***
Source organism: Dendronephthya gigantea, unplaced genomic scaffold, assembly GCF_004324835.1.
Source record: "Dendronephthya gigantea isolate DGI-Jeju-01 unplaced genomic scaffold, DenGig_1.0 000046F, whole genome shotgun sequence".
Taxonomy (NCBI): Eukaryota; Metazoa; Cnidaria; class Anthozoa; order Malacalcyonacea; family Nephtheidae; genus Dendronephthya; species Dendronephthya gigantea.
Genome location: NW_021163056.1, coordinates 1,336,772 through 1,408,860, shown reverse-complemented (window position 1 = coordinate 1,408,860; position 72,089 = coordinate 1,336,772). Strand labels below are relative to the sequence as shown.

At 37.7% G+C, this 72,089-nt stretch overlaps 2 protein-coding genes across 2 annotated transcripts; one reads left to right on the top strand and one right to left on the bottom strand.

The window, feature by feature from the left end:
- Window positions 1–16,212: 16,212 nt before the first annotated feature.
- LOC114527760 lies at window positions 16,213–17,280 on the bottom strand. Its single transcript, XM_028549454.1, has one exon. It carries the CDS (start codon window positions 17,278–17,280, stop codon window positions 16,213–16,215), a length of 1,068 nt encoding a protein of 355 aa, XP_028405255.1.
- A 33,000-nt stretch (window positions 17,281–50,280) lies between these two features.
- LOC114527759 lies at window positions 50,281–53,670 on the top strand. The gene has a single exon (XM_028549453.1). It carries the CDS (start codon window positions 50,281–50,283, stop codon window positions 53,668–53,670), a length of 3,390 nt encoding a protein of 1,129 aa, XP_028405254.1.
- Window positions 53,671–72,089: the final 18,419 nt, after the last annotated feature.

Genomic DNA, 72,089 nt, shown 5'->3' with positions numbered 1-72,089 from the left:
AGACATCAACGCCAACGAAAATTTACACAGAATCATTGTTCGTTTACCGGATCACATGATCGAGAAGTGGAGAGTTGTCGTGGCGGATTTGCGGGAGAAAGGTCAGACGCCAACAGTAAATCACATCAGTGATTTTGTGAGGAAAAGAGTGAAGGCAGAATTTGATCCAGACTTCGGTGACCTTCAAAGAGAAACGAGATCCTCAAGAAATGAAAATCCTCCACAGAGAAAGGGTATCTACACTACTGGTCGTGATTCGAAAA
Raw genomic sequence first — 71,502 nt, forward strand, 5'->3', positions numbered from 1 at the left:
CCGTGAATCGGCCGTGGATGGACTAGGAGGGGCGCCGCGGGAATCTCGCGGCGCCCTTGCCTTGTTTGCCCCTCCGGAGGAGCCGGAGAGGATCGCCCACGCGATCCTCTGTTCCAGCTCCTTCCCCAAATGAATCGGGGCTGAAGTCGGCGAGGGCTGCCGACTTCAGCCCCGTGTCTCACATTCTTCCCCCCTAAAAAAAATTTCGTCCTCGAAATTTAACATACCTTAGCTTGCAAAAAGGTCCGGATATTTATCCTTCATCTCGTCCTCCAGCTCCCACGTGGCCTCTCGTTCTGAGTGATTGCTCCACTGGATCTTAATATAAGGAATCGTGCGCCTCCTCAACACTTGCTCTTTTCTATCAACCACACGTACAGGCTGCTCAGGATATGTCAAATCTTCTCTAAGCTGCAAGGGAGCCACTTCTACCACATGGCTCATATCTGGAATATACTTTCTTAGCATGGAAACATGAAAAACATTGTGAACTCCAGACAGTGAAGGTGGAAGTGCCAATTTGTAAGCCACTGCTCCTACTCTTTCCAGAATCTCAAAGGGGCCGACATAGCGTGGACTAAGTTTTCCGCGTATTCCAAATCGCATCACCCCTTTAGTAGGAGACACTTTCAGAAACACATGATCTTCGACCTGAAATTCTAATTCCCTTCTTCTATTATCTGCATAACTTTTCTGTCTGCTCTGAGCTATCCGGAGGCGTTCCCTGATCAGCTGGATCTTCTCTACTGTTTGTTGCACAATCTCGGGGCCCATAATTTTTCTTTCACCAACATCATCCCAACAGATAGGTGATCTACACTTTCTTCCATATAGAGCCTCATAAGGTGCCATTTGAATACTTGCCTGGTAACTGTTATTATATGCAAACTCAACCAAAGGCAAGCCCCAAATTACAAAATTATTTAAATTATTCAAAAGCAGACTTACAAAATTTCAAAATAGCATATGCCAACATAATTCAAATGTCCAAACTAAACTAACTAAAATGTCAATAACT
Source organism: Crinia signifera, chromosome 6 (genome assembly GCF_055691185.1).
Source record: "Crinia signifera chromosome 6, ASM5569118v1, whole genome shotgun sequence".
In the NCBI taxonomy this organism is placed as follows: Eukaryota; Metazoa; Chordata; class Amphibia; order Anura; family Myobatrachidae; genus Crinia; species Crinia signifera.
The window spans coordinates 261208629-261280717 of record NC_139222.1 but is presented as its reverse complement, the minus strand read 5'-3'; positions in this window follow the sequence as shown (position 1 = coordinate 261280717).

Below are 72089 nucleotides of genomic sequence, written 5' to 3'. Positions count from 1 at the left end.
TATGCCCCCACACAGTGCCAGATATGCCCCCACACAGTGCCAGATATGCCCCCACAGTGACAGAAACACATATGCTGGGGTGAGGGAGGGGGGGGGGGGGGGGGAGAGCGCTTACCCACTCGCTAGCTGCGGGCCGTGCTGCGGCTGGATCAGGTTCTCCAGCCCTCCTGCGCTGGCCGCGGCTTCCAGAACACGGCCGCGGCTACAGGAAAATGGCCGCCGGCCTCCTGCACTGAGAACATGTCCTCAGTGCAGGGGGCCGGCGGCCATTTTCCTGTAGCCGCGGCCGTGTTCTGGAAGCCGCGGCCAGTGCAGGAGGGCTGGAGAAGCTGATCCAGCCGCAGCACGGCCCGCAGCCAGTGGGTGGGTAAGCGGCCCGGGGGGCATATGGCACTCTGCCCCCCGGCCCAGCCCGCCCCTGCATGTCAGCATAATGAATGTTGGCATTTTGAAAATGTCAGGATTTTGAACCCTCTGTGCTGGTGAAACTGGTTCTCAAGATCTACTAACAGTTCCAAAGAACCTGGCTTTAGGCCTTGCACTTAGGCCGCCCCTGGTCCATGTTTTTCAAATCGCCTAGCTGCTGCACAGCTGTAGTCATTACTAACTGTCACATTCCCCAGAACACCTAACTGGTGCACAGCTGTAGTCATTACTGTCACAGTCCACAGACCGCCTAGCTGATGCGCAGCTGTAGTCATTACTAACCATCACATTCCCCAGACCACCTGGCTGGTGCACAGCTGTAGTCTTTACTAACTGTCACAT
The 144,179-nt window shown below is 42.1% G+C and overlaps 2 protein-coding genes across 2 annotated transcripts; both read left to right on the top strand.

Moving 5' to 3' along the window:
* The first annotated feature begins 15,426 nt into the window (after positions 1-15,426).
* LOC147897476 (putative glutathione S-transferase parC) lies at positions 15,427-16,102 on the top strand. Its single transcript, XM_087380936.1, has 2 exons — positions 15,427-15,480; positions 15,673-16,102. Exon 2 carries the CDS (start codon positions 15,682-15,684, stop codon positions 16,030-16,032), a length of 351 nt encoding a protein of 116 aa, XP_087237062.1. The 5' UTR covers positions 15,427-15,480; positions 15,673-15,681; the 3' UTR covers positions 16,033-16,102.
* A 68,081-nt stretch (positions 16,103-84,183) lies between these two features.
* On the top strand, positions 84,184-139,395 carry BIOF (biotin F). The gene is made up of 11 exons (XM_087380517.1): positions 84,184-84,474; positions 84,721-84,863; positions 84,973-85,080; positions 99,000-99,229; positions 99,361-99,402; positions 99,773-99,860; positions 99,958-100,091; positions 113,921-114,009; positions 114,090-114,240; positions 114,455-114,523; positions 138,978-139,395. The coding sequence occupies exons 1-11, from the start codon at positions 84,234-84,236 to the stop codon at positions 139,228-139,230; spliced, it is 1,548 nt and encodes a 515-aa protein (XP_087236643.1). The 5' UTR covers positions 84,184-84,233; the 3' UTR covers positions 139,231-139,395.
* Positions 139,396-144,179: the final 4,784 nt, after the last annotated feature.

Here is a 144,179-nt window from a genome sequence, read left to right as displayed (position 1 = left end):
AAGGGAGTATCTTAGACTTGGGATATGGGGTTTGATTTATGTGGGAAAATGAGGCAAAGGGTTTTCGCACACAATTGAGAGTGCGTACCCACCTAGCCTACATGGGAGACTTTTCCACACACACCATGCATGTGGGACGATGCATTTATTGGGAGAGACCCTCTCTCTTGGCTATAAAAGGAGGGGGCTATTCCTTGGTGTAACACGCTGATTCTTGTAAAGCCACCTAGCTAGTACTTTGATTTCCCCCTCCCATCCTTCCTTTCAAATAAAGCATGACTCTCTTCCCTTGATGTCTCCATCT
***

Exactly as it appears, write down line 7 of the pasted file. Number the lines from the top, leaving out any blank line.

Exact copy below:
- Window positions 1–16,212: 16,212 nt before the first annotated feature.